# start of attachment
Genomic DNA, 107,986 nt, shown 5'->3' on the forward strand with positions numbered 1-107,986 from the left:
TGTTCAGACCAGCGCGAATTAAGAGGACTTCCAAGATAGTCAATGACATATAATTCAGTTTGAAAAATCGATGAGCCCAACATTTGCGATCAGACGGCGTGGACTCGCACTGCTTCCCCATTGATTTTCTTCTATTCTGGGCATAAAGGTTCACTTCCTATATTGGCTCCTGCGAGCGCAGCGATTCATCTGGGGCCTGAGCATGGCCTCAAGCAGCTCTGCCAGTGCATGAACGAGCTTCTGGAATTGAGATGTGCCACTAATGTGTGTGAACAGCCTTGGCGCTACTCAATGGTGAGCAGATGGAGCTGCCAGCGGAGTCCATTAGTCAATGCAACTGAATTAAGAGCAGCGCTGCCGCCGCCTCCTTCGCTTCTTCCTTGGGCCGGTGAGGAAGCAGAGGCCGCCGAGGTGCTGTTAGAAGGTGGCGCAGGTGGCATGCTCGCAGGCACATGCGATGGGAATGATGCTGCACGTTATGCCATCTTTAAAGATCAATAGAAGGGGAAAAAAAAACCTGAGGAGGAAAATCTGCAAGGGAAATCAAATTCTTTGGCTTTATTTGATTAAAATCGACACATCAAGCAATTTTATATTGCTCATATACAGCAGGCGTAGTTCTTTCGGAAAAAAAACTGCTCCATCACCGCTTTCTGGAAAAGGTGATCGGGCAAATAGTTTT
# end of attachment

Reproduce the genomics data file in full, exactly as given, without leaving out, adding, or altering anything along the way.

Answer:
Genomic DNA, 107,986 nt, shown 5'->3' on the forward strand with positions numbered 1-107,986 from the left:
TGTTCAGACCAGCGCGAATTAAGAGGACTTCCAAGATAGTCAATGACATATAATTCAGTTTGAAAAATCGATGAGCCCAACATTTGCGATCAGACGGCGTGGACTCGCACTGCTTCCCCATTGATTTTCTTCTATTCTGGGCATAAAGGTTCACTTCCTATATTGGCTCCTGCGAGCGCAGCGATTCATCTGGGGCCTGAGCATGGCCTCAAGCAGCTCTGCCAGTGCATGAACGAGCTTCTGGAATTGAGATGTGCCACTAATGTGTGTGAACAGCCTTGGCGCTACTCAATGGTGAGCAGATGGAGCTGCCAGCGGAGTCCATTAGTCAATGCAACTGAATTAAGAGCAGCGCTGCCGCCGCCTCCTTCGCTTCTTCCTTGGGCCGGTGAGGAAGCAGAGGCCGCCGAGGTGCTGTTAGAAGGTGGCGCAGGTGGCATGCTCGCAGGCACATGCGATGGGAATGATGCTGCACGTTATGCCATCTTTAAAGATCAATAGAAGGGGAAAAAAAAACCTGAGGAGGAAAATCTGCAAGGGAAATCAAATTCTTTGGCTTTATTTGATTAAAATCGACACATCAAGCAATTTTATATTGCTCATATACAGCAGGCGTAGTTCTTTCGGAAAAAAAACTGCTCCATCACCGCTTTCTGGAAAAGGTGATCGGGCAAATAGTTTT